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Twelve thousand miles on a plane. Eighty miles in a rickety jeep. Three miles slowly panting up a steep mountain side. Now, in the dense rainforest, I was on my hands and knees. I looked up. Partially hidden in the bush, moving in my direction—a gorilla!

It was 1983, in the Virunga Mountain Range in Rwanda, and Mountain Travel’s first trip to view the gorillas. Or rather, to try to view them. If we found the gorillas, and that was a big if, we had just one hour to observe them, no more. Those were the Park rules. The trek had begun at sunrise, after breakfast by our campfire and a sound sleep in the tents we pitched the night before. Our Mountain Travel Trip Leader had provided for us well because in 1983 there were no hotels or any tourist amenities.

As our small group trudged up the mountain side, our Rwandan guides went first, their machetes carving a path through the dense foliage. Hour after hour, we climbed higher and higher up the makeshift trail, eventually passing the sleeping nest the gorilla family had made the night before. We knew we were close and crouched down. So far, our guides had communicated with us in halting French or English. But now they “spoke” Gorilla, rumbling a low cacophony of tones and belches mimicking the gorillas’ sounds. This let the family know we were in the area.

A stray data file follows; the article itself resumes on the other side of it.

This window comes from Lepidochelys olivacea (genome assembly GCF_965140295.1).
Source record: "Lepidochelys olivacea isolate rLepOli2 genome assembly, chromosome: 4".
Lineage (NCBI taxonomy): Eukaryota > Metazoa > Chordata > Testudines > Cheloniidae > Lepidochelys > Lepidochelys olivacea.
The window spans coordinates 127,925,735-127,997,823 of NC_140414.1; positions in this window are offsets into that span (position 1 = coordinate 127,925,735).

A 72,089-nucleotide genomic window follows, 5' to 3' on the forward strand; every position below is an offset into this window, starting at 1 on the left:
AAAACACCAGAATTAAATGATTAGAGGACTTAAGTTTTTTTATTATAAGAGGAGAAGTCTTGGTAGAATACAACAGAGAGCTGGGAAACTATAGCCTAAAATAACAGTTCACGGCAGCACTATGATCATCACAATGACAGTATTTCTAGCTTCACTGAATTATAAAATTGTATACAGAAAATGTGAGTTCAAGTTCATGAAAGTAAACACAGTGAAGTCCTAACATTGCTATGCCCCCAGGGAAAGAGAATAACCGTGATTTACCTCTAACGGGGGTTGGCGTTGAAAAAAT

Suddenly, I glimpsed a movement through the bushes and turned my head ever so slowly. I saw her. I froze, barely breathing, not wanting to frighten her away. From her size, I could tell she was an adult female. We would see the rest of her family and the silverback male a little later. She plopped herself on the moist leaves, seemingly indifferent to the eyes on her. She started to wolf down some stinging nettles. These very same nettles had been poking their way through my pants legs and setting my skin on fire all the way up the mountainside. How could she put them in her mouth?

The gorilla was in control of our meet-up. From six feet away, she watched me and allowed me to watch her. She grunted and let out a low belch. She pulled at more vegetation and shoved it in her mouth. She clearly was hungry. Another grunt and she waddled off.

It was all over in a few minutes. I’m pretty sure my mouth was agape. I had just been in the presence of the most magnificent creature I had ever seen. There were no bars, cages, or the concrete of a zoo. I had seen her poised in her own habitat. I felt humbled to be in such close proximity to this fellow ape, who was so much larger and stronger than I was. Yet, she allowed me into her world, neither trying to scare me away or to run from me. Perhaps I affected her, probably not. But in the thirty-six years since I was on that trip, I have never forgotten the feeling of awe I had when I first spied her.

Joan Zwiep, MT Sobek Guest

MT Sobek Trip: Rwanda Gorilla Safari, 1983